The Phylum Annelida is one of the three major invertebrate phyla, which have successfully evolved on land as well as in the sea. Polychaetes comprise just over 5000 species of marine worms, the 3000 species of oligochaetes mostly live in terrestrial and fresh water habitats and over 500 species of leeches inhabit marine, freshwater and terrestrial habitats. Annelids have solved the problem of controlling a long, thin body by dividing it into similar parts or segments arranged serially one behind the other. Segments are formed from internal walls or septa, which divide the coelom into compartments. Each segment contains its own set of muscles, nerves, blood vessels and excretory organs. The segments are marked externally by grooves in the body wall. The head region controls the body and movement is governed by nervous impulses moving from segment to segment and stimulating sequential contractions of the muscles. As annelids do not have a waterproof exoskeleton, on land they can only survive in aquatic habitats or as burrowers in damp soil.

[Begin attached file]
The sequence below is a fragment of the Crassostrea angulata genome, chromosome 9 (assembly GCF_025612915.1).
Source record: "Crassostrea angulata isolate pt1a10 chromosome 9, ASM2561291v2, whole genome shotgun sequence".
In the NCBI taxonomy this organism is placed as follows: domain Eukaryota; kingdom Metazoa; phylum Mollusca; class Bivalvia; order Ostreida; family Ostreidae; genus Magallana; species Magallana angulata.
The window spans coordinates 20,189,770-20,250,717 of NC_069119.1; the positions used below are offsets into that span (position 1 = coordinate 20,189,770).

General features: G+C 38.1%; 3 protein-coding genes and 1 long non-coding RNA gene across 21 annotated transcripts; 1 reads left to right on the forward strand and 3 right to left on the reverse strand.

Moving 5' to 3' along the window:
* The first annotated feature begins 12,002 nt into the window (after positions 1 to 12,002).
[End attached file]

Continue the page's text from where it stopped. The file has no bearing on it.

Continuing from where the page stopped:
There are three classes of annelids:
Both polychaetes and oligochaetes are food for a variety of animals. Marine worms are eaten by invertebrates, such as echinoderms and molluscs, as well as by fish and shore birds. Earthworms are food for birds as well as moles that store them in special larders. Scottish earthworms may also fall prey to an immigrant flatworm from New Zealand that wraps itself around the worm and pours out digestive juices. After a few hours the flatworm can then feed on the decomposing earthworm.
Our specimens reveal the versatility of the simple annelid body plan and show how members of the three classes have adapted to a variety of aquatic and terrestrial habitats.
The relationship between annelids and arthropods
Annelids share some features with arthropods – both groups are triploblastic, schizocoelous, segmented protostomes with a tubular gut and posterior anus. It seems likely that both evolved from an early ancestral polychaete. The differences in reproductive behaviour and parental care shown by living marine and land annelids must have arisen as the first annelids moved from an aquatic environment into terrestrial habitats. These behavioural differences were probably the precursors of the marked differences in parental care exhibited by marine and land arthropods.